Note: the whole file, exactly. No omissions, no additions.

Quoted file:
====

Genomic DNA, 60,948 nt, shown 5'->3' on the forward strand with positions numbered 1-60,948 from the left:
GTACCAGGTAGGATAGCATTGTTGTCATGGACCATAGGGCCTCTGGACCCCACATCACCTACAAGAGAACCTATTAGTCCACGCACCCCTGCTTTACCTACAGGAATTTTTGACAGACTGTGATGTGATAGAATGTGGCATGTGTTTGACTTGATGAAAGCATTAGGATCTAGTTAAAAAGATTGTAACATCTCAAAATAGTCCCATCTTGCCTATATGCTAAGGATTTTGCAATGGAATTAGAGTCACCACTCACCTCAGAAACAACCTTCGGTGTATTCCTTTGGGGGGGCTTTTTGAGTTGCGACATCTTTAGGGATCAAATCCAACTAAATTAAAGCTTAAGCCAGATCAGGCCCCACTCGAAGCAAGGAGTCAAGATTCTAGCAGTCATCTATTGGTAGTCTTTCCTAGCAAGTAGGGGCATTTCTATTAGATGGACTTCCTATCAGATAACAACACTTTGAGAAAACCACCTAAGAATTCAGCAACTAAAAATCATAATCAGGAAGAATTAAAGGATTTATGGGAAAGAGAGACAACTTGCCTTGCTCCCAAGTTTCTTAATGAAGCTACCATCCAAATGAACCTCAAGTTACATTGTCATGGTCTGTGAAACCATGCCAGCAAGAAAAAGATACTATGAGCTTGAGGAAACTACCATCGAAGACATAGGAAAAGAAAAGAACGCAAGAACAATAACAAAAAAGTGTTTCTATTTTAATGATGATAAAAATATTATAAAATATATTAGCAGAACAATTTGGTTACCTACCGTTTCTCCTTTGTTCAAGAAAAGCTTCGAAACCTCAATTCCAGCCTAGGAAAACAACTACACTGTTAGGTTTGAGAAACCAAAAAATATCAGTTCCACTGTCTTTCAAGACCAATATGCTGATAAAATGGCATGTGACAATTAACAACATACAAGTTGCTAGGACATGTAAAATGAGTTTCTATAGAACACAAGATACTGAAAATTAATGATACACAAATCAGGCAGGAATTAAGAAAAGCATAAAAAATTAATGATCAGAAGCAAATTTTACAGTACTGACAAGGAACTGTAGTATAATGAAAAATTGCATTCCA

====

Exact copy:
Genomic DNA, 60,948 nt, shown 5'->3' on the forward strand with positions numbered 1-60,948 from the left:
GTACCAGGTAGGATAGCATTGTTGTCATGGACCATAGGGCCTCTGGACCCCACATCACCTACAAGAGAACCTATTAGTCCACGCACCCCTGCTTTACCTACAGGAATTTTTGACAGACTGTGATGTGATAGAATGTGGCATGTGTTTGACTTGATGAAAGCATTAGGATCTAGTTAAAAAGATTGTAACATCTCAAAATAGTCCCATCTTGCCTATATGCTAAGGATTTTGCAATGGAATTAGAGTCACCACTCACCTCAGAAACAACCTTCGGTGTATTCCTTTGGGGGGGCTTTTTGAGTTGCGACATCTTTAGGGATCAAATCCAACTAAATTAAAGCTTAAGCCAGATCAGGCCCCACTCGAAGCAAGGAGTCAAGATTCTAGCAGTCATCTATTGGTAGTCTTTCCTAGCAAGTAGGGGCATTTCTATTAGATGGACTTCCTATCAGATAACAACACTTTGAGAAAACCACCTAAGAATTCAGCAACTAAAAATCATAATCAGGAAGAATTAAAGGATTTATGGGAAAGAGAGACAACTTGCCTTGCTCCCAAGTTTCTTAATGAAGCTACCATCCAAATGAACCTCAAGTTACATTGTCATGGTCTGTGAAACCATGCCAGCAAGAAAAAGATACTATGAGCTTGAGGAAACTACCATCGAAGACATAGGAAAAGAAAAGAACGCAAGAACAATAACAAAAAAGTGTTTCTATTTTAATGATGATAAAAATATTATAAAATATATTAGCAGAACAATTTGGTTACCTACCGTTTCTCCTTTGTTCAAGAAAAGCTTCGAAACCTCAATTCCAGCCTAGGAAAACAACTACACTGTTAGGTTTGAGAAACCAAAAAATATCAGTTCCACTGTCTTTCAAGACCAATATGCTGATAAAATGGCATGTGACAATTAACAACATACAAGTTGCTAGGACATGTAAAATGAGTTTCTATAGAACACAAGATACTGAAAATTAATGATACACAAATCAGGCAGGAATTAAGAAAAGCATAAAAAATTAATGATCAGAAGCAAATTTTACAGTACTGACAAGGAACTGTAGTATAATGAAAAATTGCATTCCA